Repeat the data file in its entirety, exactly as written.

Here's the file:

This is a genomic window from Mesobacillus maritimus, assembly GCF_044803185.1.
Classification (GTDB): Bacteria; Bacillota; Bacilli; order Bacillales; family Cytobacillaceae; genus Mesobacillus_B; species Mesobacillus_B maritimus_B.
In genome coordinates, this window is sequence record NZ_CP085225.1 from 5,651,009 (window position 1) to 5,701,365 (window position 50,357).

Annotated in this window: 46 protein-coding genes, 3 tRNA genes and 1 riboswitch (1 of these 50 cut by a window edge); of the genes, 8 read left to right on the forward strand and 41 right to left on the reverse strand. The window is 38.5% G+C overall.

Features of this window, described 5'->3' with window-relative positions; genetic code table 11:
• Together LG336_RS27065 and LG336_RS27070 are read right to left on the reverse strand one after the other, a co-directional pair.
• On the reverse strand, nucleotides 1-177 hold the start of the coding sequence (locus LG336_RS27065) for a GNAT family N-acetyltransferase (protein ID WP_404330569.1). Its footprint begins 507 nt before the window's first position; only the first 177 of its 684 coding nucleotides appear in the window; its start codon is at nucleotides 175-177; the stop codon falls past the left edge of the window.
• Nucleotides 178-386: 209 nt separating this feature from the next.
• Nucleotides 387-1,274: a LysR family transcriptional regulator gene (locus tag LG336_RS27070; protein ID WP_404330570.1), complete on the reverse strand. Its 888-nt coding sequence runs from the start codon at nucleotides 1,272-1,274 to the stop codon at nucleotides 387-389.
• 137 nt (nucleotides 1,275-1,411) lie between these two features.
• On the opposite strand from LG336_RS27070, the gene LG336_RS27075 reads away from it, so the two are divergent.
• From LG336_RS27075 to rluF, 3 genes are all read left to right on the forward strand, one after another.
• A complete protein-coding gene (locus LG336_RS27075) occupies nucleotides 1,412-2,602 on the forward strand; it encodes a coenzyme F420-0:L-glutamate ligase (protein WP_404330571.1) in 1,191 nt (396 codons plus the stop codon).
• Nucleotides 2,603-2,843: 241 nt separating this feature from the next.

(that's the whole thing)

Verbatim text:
This is a genomic window from Mesobacillus maritimus, assembly GCF_044803185.1.
Classification (GTDB): Bacteria; Bacillota; Bacilli; order Bacillales; family Cytobacillaceae; genus Mesobacillus_B; species Mesobacillus_B maritimus_B.
In genome coordinates, this window is sequence record NZ_CP085225.1 from 5,651,009 (window position 1) to 5,701,365 (window position 50,357).

Annotated in this window: 46 protein-coding genes, 3 tRNA genes and 1 riboswitch (1 of these 50 cut by a window edge); of the genes, 8 read left to right on the forward strand and 41 right to left on the reverse strand. The window is 38.5% G+C overall.

Features of this window, described 5'->3' with window-relative positions; genetic code table 11:
• Together LG336_RS27065 and LG336_RS27070 are read right to left on the reverse strand one after the other, a co-directional pair.
• On the reverse strand, nucleotides 1-177 hold the start of the coding sequence (locus LG336_RS27065) for a GNAT family N-acetyltransferase (protein ID WP_404330569.1). Its footprint begins 507 nt before the window's first position; only the first 177 of its 684 coding nucleotides appear in the window; its start codon is at nucleotides 175-177; the stop codon falls past the left edge of the window.
• Nucleotides 178-386: 209 nt separating this feature from the next.
• Nucleotides 387-1,274: a LysR family transcriptional regulator gene (locus tag LG336_RS27070; protein ID WP_404330570.1), complete on the reverse strand. Its 888-nt coding sequence runs from the start codon at nucleotides 1,272-1,274 to the stop codon at nucleotides 387-389.
• 137 nt (nucleotides 1,275-1,411) lie between these two features.
• On the opposite strand from LG336_RS27070, the gene LG336_RS27075 reads away from it, so the two are divergent.
• From LG336_RS27075 to rluF, 3 genes are all read left to right on the forward strand, one after another.
• A complete protein-coding gene (locus LG336_RS27075) occupies nucleotides 1,412-2,602 on the forward strand; it encodes a coenzyme F420-0:L-glutamate ligase (protein WP_404330571.1) in 1,191 nt (396 codons plus the stop codon).
• Nucleotides 2,603-2,843: 241 nt separating this feature from the next.